Korn return with the intention of being heavier than the band has been in years with The Serenity Of Suffering.
In October 1994 Korn released their debut self-titled album and 22 years later the band is still intact and going strong. From Follow The Leader to finding God to finding Skrillex (of all people), Korn have had an amazing career in every way imaginable. Whether you are a fan of Nu-metal or not, you can’t deny that Korn has stood the test of time in that sub-genre and stand a head above many other nu-metal bands that have fallen by the wayside. And after co-headlining separate tours in 2016 with Rob Zombie and Breaking Benjamin, Korn now give their twelfth studio album The Serenity Of Suffering. Throughout Korn’s touring in 2016 Jonathan Davis has been promoting and selling his excitement for the new album and it really does come across as genuine. While Korn has had different variances throughout the past years dabbling in EDM and dubstep, it’s this new album that might make longtime fans happy. According to Brian Welch, “We want everybody to be smiling at the end of the process. So we do have other things to consider, but we’re gonna come out heavier than anyone’s heard Korn in a long time.”
After 11 previous albums many Korn and nu-metal fans are going to have a specific favorite time period and album of the band’s that they hold dear. But with the statement that Korn are going heavier than they’ve been in a long time, which for many older fans may not have heard in a while, can be something to get excited for who long for their reign in the 90’s and weren’t in love with the more recent venture in The Path Of Totality. In typical Korn fashion, the new music will not be about sunshine and rainbows and with song titles like “The Hating” and “Die Yet Another Night”, it shouldn’t come as a surprise. When you listen to the album you are quickly given two examples of Korn getting heavy and dark with the songs “Insane” and “Rotting In Vain”.
“Rotting In Vain” was released back in July of this year and according to Jonathan Davis is a song about being stuck in bad situations. The slapping bass from Fieldy comes in clear and while the verses feel slightly quieter as a buildup the chorus still feels strong and haunting. The heaviness doesn’t come in until a little over two minutes with the guitar riffs from Head and Munkey behind Davis’ scat singing. While this may not be the heaviest song Korn has done, it definitely feels heavier than what has been presented over the last few albums. “Rotting In Vain” is reminiscent of “Make Me Bad” in several ways with the rhythm and build into the chorus. Davis’ voice comes in clear through his singing and his bombastic embellished wordless shouts give that signature feel to what Korn is known for. The heaviness that Head was talking about comes in blasts throughout the album. It isn’t a consistent barrage but rather it goes in and out. While the opening two tracks are heavy, following tracks like “The Hating” and “Everything Falls Apart” have slower quieter moments that give a good opposition to the louder side. While they aren’t as heavy, they still feel like they belong in Korn’s ever growing discography.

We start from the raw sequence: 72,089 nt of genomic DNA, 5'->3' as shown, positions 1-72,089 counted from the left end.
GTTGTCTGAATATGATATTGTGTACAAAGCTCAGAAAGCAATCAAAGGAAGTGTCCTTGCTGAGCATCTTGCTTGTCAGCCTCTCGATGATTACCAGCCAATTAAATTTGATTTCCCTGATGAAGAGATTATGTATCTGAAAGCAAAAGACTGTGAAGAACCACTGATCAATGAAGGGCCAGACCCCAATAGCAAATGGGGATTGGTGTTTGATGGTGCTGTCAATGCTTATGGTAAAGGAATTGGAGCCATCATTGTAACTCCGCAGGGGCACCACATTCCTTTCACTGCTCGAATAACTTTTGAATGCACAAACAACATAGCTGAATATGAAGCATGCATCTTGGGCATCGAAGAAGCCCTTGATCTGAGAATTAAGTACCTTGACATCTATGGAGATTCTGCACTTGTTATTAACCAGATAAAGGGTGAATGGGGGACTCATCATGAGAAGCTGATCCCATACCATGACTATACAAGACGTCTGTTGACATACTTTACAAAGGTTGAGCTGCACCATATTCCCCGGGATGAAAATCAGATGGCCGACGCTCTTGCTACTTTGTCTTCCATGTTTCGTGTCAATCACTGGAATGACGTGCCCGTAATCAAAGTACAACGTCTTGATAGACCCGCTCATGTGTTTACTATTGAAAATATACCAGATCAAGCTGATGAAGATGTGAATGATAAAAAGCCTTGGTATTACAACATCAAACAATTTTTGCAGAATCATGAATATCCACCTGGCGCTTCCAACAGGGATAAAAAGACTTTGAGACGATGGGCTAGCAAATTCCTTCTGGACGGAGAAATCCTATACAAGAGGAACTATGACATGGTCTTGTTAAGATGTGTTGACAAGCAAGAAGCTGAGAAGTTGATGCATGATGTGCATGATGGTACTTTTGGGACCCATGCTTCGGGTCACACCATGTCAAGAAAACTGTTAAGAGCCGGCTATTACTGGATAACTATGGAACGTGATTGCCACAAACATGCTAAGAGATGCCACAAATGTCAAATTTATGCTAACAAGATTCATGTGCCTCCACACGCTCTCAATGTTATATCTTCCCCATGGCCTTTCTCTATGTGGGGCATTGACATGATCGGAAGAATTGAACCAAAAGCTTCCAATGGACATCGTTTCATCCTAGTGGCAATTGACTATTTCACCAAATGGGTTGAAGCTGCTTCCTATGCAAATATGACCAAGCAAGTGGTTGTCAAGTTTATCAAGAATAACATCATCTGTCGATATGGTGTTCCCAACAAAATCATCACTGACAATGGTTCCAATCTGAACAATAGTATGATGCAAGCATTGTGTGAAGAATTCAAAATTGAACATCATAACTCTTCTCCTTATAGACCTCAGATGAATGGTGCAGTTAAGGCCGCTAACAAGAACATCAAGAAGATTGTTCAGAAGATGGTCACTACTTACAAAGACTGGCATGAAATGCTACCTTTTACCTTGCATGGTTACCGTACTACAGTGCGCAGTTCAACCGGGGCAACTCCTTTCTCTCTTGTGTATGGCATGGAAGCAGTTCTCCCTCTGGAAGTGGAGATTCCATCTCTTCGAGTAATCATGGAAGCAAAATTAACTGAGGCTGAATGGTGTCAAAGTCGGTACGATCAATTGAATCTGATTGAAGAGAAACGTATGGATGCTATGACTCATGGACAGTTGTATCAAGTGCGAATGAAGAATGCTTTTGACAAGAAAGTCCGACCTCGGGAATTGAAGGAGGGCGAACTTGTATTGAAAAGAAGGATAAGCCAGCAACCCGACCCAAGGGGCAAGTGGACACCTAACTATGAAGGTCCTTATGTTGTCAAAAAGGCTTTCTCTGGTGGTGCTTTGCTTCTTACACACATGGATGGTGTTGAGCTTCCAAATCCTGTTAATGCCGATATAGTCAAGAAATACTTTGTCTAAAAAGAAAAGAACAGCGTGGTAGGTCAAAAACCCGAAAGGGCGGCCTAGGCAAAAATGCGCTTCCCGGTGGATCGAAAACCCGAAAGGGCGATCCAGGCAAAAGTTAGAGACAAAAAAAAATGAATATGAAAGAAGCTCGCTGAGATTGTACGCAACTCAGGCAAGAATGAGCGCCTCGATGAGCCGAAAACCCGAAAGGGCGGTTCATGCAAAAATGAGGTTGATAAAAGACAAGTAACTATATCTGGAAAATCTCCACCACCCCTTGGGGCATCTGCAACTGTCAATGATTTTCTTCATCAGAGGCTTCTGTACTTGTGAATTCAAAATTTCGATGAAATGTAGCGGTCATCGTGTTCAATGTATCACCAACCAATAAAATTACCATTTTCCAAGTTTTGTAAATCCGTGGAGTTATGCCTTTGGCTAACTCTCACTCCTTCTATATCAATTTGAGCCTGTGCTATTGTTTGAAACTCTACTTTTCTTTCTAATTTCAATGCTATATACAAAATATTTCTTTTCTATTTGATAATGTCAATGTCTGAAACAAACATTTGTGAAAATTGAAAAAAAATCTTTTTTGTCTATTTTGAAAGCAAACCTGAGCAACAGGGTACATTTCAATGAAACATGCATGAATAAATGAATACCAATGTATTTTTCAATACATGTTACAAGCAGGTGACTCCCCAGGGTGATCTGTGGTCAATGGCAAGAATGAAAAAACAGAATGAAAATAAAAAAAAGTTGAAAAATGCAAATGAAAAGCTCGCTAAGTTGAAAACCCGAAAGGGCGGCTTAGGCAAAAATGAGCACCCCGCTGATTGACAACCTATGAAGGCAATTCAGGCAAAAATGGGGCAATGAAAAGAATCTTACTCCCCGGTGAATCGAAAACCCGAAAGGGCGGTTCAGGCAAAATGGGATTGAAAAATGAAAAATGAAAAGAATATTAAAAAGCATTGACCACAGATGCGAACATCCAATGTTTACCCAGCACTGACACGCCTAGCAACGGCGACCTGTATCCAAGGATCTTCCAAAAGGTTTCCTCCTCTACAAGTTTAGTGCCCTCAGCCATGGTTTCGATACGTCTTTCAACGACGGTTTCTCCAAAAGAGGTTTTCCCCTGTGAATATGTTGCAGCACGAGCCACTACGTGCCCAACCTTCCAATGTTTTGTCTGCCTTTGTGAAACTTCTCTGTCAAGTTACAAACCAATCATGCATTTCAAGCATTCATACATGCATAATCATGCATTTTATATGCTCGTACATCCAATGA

It’s kind of like adding a tiny bit of salt when baking cookies. It makes the sugar taste sweeter by comparison. These slower moments in some of the tracks add to the mood and dark tone in the album while making the heavier moments stand out. As The Serenity Of Suffering goes on, you hear several examples of this. The ambient mood set by the guitars create a solid background that all leads to a breakdown where everyone loses it. It’s those bridges and breakdowns in the album that do come abruptly however. They tend to sound so much heavier and more overpowered than the rest of the track that it becomes disjointing to the song. Sometimes it works great, but other times they sound like two different parts laid on the same timeline. That being said, there are still more strong points in the album to make listeners happy, including the stand out track featuring Corey Taylor.
While The Serenity Of Suffering may not be the heaviest album in Korn’s 20+ year career, Head’s words about this album being heavier than anything they’ve done in a long time holds true. It may not stand along their greatest moments of their self-title, Life Is Peachy and Follow The Leader, but the album still has many tracks that hit hard and deep. Overall, The Serenity Of Suffering should satisfy just about any longtime Korn fan, especially if said fans have been wanting something louder than the band’s previous few entries. If you enjoyed A Different World and Rotting In Vain, you may find more songs you like in this album, whether or not you are able to scat sing along with Jonathan or not.